“Heavy trucks make big honks when they pass by. After they pass by the unpaved road, there is huge sand and dust raising up from the ground. I have to close my eyes for two seconds and go through it. I can see only a 5-meter radius. When I came back to hotel, I found myself all covered in dust.”

5. Rain:

Of 27 days of cycling, it rained for two days when the team was cycling from Pingwei to Zhumadian, Henan Province and from Danfeng to Shangluo, Shaanxi Province. It’s a very rough experience to change the rear wheel inner tube in the rain.

“It rained. For some reason, my body was heavy. The sneakers got wet and heavy, and I eventually decided to cycle in slippers. As I stepped on the pedal with the slipper, the outsole was too soft and I had to give more power. Thinking that it’s a light rain and we’ll get to the destination soon, I did not wear a cap. The rain came over my head through the holes in the helmet, and my hair was all wet, and the raindrops came down over my face. Then the rainwater flowed over my eyes and sunglasses.”

6. Muddy roads:

Two days of rain created muddy roads and muddy puddles on the way from Zumadian to Yangce, Henan province and Chaewon fell off into the muddy puddle.

“When I had to cross the first muddy puddle, I had no idea how deep it was. I thought I could just go through with a little splash of water, so I drove my bike into the muddy water. The problem with a muddy puddle is that you cannot see its depth. I was caught in the mud and fell off into the mud with the bike. I had to put my hands in muddy water to get up. I got up slowly. My feet were already completely wet. I learned a lesson: you should never go into muddy water. No matter how inefficient it is, you have to go around it.”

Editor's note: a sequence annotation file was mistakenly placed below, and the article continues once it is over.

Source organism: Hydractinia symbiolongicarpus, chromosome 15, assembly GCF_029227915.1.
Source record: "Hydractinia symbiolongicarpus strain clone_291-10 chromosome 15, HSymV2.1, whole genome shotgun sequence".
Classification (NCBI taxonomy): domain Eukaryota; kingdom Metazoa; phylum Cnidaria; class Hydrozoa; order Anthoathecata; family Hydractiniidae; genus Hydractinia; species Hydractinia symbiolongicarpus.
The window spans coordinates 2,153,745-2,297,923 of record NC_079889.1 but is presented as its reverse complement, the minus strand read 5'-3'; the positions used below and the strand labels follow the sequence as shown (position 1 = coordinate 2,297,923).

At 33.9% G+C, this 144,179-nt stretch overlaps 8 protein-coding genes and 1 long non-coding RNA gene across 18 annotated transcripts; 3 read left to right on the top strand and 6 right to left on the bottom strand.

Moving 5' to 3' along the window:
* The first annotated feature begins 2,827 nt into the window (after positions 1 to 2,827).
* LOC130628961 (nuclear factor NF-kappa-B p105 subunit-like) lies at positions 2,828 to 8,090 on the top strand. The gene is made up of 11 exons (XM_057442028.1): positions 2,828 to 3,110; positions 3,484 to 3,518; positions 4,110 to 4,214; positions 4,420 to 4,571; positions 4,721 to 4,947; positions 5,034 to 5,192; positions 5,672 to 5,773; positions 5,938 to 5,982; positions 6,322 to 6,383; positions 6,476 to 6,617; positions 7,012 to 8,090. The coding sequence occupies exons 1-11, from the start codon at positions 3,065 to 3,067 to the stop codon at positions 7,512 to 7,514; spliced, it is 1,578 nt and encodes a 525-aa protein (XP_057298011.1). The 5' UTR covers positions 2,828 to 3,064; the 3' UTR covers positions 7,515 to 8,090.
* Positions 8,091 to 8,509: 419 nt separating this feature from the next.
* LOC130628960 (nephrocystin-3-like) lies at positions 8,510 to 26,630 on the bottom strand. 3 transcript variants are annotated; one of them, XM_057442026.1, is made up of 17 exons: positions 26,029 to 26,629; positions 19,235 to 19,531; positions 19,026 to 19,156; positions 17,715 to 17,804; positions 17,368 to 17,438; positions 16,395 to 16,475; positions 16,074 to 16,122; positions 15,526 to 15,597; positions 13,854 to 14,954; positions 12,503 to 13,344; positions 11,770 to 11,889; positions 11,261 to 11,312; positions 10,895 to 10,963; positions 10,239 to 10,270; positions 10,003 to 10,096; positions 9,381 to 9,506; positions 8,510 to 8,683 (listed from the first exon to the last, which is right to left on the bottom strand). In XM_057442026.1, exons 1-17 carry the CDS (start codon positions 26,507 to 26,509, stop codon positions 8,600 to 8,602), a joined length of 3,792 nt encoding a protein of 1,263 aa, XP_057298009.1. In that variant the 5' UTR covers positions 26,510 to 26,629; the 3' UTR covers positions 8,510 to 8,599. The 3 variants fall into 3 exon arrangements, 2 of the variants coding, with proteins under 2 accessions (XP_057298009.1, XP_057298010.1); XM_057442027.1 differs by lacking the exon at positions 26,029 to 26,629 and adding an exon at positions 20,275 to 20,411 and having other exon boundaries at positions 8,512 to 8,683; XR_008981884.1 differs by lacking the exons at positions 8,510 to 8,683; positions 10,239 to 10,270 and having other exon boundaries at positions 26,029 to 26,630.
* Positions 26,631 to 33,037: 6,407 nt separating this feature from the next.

7. Tricycles:

When cycling from Huainan to Linquan, Anhui province, Chaewon was almost hit by a tricycle driving on the wrong side of the road.

“While I was cycling, I saw an electric tricycle suddenly approaching me, apparently driving on the opposite side of the road. I turned the direction of the bike, but the driver turned in the same direction. I hit the side of the tricycle and collapsed with my bicycle. Jianan already rushed to me after hearing the blunt sound. There were scratches on my left ankle, but there were no serious injuries. When Jianan asked the driver, ‘Why do you drive on opposite side of the road?’, the woman angrily said, ‘My house is by this side, so I have to drive this way!’ The woman didn’t seem all that sorry, and showed no sign of apologizing. When I tried to take a picture of her, she hurried off.”

8. Accommodations:

Another minor trouble was looking for accommodation in China. The day before the cycling, Jianan makes a phone call to hotels to ask whether a Chinese and a foreigner can stay together. This is because sometimes there are Chinese hotels where foreigners cannot stay.